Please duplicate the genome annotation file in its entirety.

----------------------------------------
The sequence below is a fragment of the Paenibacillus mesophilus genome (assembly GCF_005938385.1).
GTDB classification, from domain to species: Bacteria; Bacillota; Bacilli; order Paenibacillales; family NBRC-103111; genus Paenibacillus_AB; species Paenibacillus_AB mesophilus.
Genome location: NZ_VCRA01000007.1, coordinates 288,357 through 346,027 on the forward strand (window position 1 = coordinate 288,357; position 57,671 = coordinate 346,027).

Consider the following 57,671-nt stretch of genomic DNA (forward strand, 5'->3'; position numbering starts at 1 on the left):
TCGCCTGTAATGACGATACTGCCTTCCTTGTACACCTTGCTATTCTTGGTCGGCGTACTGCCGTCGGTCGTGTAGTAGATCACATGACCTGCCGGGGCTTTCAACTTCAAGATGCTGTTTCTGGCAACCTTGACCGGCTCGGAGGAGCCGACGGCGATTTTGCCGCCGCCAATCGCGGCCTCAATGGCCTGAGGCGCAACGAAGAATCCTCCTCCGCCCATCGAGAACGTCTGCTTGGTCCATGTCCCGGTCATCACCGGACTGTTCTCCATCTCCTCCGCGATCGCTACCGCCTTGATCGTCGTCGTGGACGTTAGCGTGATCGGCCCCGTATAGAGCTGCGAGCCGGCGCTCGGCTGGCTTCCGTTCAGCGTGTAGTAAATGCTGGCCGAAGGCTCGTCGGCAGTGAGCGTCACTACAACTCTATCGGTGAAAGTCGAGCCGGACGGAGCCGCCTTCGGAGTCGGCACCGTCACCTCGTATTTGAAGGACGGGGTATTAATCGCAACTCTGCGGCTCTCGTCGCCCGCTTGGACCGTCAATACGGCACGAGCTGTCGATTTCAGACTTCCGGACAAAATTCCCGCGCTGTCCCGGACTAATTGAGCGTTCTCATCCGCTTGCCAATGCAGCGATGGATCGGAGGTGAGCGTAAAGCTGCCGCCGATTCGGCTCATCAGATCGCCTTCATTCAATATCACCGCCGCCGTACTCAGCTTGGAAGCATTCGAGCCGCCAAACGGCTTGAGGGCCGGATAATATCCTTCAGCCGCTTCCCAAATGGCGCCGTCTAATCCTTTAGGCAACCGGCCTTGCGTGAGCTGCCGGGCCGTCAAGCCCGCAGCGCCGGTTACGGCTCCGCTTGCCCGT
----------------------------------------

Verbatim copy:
The sequence below is a fragment of the Paenibacillus mesophilus genome (assembly GCF_005938385.1).
GTDB classification, from domain to species: Bacteria; Bacillota; Bacilli; order Paenibacillales; family NBRC-103111; genus Paenibacillus_AB; species Paenibacillus_AB mesophilus.
Genome location: NZ_VCRA01000007.1, coordinates 288,357 through 346,027 on the forward strand (window position 1 = coordinate 288,357; position 57,671 = coordinate 346,027).

Consider the following 57,671-nt stretch of genomic DNA (forward strand, 5'->3'; position numbering starts at 1 on the left):
TCGCCTGTAATGACGATACTGCCTTCCTTGTACACCTTGCTATTCTTGGTCGGCGTACTGCCGTCGGTCGTGTAGTAGATCACATGACCTGCCGGGGCTTTCAACTTCAAGATGCTGTTTCTGGCAACCTTGACCGGCTCGGAGGAGCCGACGGCGATTTTGCCGCCGCCAATCGCGGCCTCAATGGCCTGAGGCGCAACGAAGAATCCTCCTCCGCCCATCGAGAACGTCTGCTTGGTCCATGTCCCGGTCATCACCGGACTGTTCTCCATCTCCTCCGCGATCGCTACCGCCTTGATCGTCGTCGTGGACGTTAGCGTGATCGGCCCCGTATAGAGCTGCGAGCCGGCGCTCGGCTGGCTTCCGTTCAGCGTGTAGTAAATGCTGGCCGAAGGCTCGTCGGCAGTGAGCGTCACTACAACTCTATCGGTGAAAGTCGAGCCGGACGGAGCCGCCTTCGGAGTCGGCACCGTCACCTCGTATTTGAAGGACGGGGTATTAATCGCAACTCTGCGGCTCTCGTCGCCCGCTTGGACCGTCAATACGGCACGAGCTGTCGATTTCAGACTTCCGGACAAAATTCCCGCGCTGTCCCGGACTAATTGAGCGTTCTCATCCGCTTGCCAATGCAGCGATGGATCGGAGGTGAGCGTAAAGCTGCCGCCGATTCGGCTCATCAGATCGCCTTCATTCAATATCACCGCCGCCGTACTCAGCTTGGAAGCATTCGAGCCGCCAAACGGCTTGAGGGCCGGATAATATCCTTCAGCCGCTTCCCAAATGGCGCCGTCTAATCCTTTAGGCAACCGGCCTTGCGTGAGCTGCCGGGCCGTCAAGCCCGCAGCGCCGGTTACGGCTCCGCTTGCCCGT